Hardball Retro

dedicated to the enrichment of casual and serious enthusiasts in all aspects of professional baseball

Derek’s (Re)collections

As a fan of the Fleer design for the first five years that I collected baseball cards, the 1988 Fleer design stands out in a negative way to me. It was a bland, boring, by-the-book choice which in retrospect seems even more odd as I revisited some of the colorful counterparts utilized in their own subsets from the same year! Perhaps this would be a forgivable offense in most years, but Fleer would find themselves in a fierce battle for relevance with upstarts like Score (1988) and Upper Deck (1989) entering the competition for collector dollars as the Eighties drew to a close. 

Corby Corner

Coming off the 1987 season of home runs and big name rookies, as well as what I thought to be really solid card layouts from all three companies, Fleer followed suit with the others and landed with a thud. The red, white and blue background felt simple and safe, not where they had gone the two years prior. Sadly, there weren’t really any rookies in this class to make these cards shine a little more. By this point the hobby of baseball card collecting had become more of a business, and I believe less time was spent on creating a card that was aesthetically pleasing and rather focus was on cranking out as many as possible. Looking back, I feel this was the year that began the fall of the industry

Favorite Card

Derek – Ken Dayley (#30) – two gloves are better than one!

Tom – I will go back to the player that I felt really was a Hall of Famer until injuries derailed him, Eric Davis (#231). I collected his cards en masse and I really liked this one as you see that whip-like swing had just completed.

Features

White borders accented with red and blue diagonal lines anchor the borders of the 1988 Fleer cards. The player’s name and primary position appear above the photograph, near the upper left corner while the team logo sits in the top right. The card backs denote the player’s biographical information across the top section. The mid-section outlines their yearly statistical output and the bottom third is devoted to “At Their Best – MLB Stat Breakdown” which replaces the Career Highlights news and notes from previous Fleer sets.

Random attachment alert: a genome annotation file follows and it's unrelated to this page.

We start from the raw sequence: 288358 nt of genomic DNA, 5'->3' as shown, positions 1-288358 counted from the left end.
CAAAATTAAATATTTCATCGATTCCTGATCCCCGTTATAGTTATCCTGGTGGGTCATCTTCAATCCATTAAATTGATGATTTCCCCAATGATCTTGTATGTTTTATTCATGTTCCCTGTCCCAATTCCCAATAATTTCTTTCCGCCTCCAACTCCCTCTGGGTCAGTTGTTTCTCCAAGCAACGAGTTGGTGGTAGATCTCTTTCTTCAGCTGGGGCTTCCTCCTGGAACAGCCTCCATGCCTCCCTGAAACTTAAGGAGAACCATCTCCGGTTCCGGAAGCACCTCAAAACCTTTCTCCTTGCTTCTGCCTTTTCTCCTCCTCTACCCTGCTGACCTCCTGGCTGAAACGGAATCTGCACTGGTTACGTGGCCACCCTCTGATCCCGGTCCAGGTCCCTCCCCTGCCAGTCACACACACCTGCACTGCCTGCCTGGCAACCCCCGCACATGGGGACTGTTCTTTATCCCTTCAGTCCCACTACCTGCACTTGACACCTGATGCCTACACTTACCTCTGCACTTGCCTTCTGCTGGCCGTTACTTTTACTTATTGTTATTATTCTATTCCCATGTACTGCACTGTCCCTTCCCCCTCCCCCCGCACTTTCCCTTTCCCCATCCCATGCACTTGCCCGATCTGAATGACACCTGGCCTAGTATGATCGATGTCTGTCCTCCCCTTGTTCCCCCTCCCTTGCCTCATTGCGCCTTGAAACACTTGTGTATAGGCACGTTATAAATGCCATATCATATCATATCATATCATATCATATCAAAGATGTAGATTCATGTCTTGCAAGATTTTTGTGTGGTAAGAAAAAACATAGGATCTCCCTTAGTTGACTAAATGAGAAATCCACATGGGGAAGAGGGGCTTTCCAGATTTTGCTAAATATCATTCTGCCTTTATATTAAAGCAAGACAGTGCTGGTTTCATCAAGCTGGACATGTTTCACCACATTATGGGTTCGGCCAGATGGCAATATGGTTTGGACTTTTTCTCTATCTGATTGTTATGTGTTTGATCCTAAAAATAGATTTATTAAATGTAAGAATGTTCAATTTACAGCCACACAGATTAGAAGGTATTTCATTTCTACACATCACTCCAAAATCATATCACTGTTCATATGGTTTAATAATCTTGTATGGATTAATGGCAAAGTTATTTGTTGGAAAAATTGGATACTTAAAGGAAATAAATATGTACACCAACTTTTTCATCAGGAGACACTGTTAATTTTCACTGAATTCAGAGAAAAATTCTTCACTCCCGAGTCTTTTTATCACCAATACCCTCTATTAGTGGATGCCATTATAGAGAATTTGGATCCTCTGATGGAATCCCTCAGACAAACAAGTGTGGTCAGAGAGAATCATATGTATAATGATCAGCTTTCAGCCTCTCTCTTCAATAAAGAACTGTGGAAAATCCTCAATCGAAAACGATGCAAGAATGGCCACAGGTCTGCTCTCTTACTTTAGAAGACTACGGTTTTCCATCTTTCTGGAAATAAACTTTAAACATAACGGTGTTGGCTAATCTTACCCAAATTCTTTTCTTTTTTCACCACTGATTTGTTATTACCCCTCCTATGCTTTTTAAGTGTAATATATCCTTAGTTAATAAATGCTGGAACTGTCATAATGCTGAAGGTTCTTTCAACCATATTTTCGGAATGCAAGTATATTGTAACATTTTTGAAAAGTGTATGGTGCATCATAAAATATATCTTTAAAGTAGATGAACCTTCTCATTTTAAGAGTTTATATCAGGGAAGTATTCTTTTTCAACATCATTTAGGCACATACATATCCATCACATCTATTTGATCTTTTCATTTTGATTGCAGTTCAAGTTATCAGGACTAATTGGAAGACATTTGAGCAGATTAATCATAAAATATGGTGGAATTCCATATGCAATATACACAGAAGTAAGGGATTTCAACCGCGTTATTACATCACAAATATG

The team checklist again runs in order from the previous season’s final standings, so the 1987 World Champion Minnesota Twins lead off this year’s batch. Cards # 622 through # 640 are devoted to pairs and a few trios of ballplayers with headings such as “Slugging Sophomores” (#622, Wally Joyner and Cory Snyder) and “Crunch Time” (#637, Darryl Strawberry and Eric Davis). Rookie prospects are depicted two at a time in cards # 641 through 653) and seven checklists round out the set. 

The Glossy set returns after debuting in ‘87 and parallels the base checklist, the only difference being the glossy feel on the front of the cards. The Update set includes the usual 132 extension of the base set with rookies and players traded since the start of the ‘88 season. Fleer produced a similar number of subsets compared to the previous campaign, some of which were intended for exclusive distribution by Toys R Us, Cumberland Farms and other stores. 

The subset values according to the 1997 edition of the Beckett Almanac of Baseball Cards and Collectibles are as follows: Update $10, All-Stars $6, Headliners $5, World Series $2, Update Glossy $15, Award Winners $5, Baseball All-Stars $5, Baseball MVP’s $5, Exciting Stars $5, Hottest Stars $5, League Leaders $5, Mini $10, Record Setters $5, Sluggers/Pitchers $5, Sticker Cards $15, Superstars $5, Team Leaders $5.  

1988 Fleer Update
1988 Fleer Star Stickers
1988 Fleer Award Winners
1988 Fleer All-Stars
1988 Fleer Baseball MVP’s
1988 Fleer Baseball’s Best
1988 Fleer Mini
1988 Fleer Exciting Stars
1988 Fleer Baseball’s Hottest Stars
1988 Fleer Team Leaders
1988 Fleer League Leaders
1988 Fleer Record Setters
1988 Fleer SuperStars

One-and-Dones

The players listed below made their lone appearance on a regular-issue baseball card in the 1988 Fleer set. Appearances on multi-player “rookie” or “top prospect” cards are not included – this is limited to individual cards for each particular player.